Homeowners who do not pay their regular and special assessments are subject to foreclosure. They also could have a personal money judgment entered against them.
If the community takes action, the homeowner would be responsible for attorney fees, interest and administrative fees, in addition to the assessment amount. These costs can add up, and I have seen many instances in which the costs are much more than the unpaid assessment.
This is a serious matter, and many homeowners don't understand the consequences. If you receive a bill you don't agree with, contact the association. If it is not quickly corrected, in writing, pay the bill before continuing to fight the charge. This will stop additional costs from accruing.
I know how frustrating it is to pay for something that you're disputing, but it's important to stop additional fees from building up. You can continue to seek reimbursement without digging yourself into a deeper hole on the chance that the charge is indeed valid.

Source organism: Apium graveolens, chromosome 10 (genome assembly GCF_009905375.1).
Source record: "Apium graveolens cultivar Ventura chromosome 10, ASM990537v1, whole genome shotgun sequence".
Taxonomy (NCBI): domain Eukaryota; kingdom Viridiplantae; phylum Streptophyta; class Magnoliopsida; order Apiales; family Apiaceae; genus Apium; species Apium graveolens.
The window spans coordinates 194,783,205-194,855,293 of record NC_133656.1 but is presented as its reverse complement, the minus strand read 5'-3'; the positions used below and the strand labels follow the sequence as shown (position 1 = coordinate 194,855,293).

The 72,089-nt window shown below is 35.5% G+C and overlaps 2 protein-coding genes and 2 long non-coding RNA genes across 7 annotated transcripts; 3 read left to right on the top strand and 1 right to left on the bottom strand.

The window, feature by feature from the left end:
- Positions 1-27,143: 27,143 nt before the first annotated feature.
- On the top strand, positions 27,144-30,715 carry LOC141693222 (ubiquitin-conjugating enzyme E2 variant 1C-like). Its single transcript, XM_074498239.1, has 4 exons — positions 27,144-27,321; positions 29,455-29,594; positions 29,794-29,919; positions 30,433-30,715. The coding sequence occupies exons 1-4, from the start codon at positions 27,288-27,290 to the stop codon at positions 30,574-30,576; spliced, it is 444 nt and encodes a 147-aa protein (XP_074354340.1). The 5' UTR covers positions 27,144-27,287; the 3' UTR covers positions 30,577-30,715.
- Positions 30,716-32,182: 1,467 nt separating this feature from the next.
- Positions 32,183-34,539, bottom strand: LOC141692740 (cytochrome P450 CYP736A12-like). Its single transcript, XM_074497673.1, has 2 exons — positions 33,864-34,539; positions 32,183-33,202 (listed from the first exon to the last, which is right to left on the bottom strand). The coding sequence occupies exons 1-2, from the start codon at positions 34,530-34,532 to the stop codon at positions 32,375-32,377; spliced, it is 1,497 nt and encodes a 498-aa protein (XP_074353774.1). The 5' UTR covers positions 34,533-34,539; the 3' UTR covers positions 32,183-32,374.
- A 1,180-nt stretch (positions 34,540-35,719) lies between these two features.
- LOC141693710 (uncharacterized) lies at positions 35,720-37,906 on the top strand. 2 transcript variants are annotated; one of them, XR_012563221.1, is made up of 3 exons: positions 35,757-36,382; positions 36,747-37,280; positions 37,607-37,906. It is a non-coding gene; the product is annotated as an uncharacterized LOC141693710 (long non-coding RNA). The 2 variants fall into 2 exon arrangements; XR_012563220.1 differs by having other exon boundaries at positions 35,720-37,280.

If enough members of your association dispute a special assessment, or if you think it might have been levied improperly, you should contact an attorney to discuss your options.
About the writer: Gary M. Singer is a Florida attorney and board-certified as an expert in real estate law by the Florida Bar. He practices real estate, business litigation and contract law from his office in Sunrise, Fla. He is the chairman of the Real Estate Section of the Broward County Bar Association and is a co-host of the weekly radio show Legal News and Review. He frequently consults on general real estate matters and trends in Florida with various companies across the nation.
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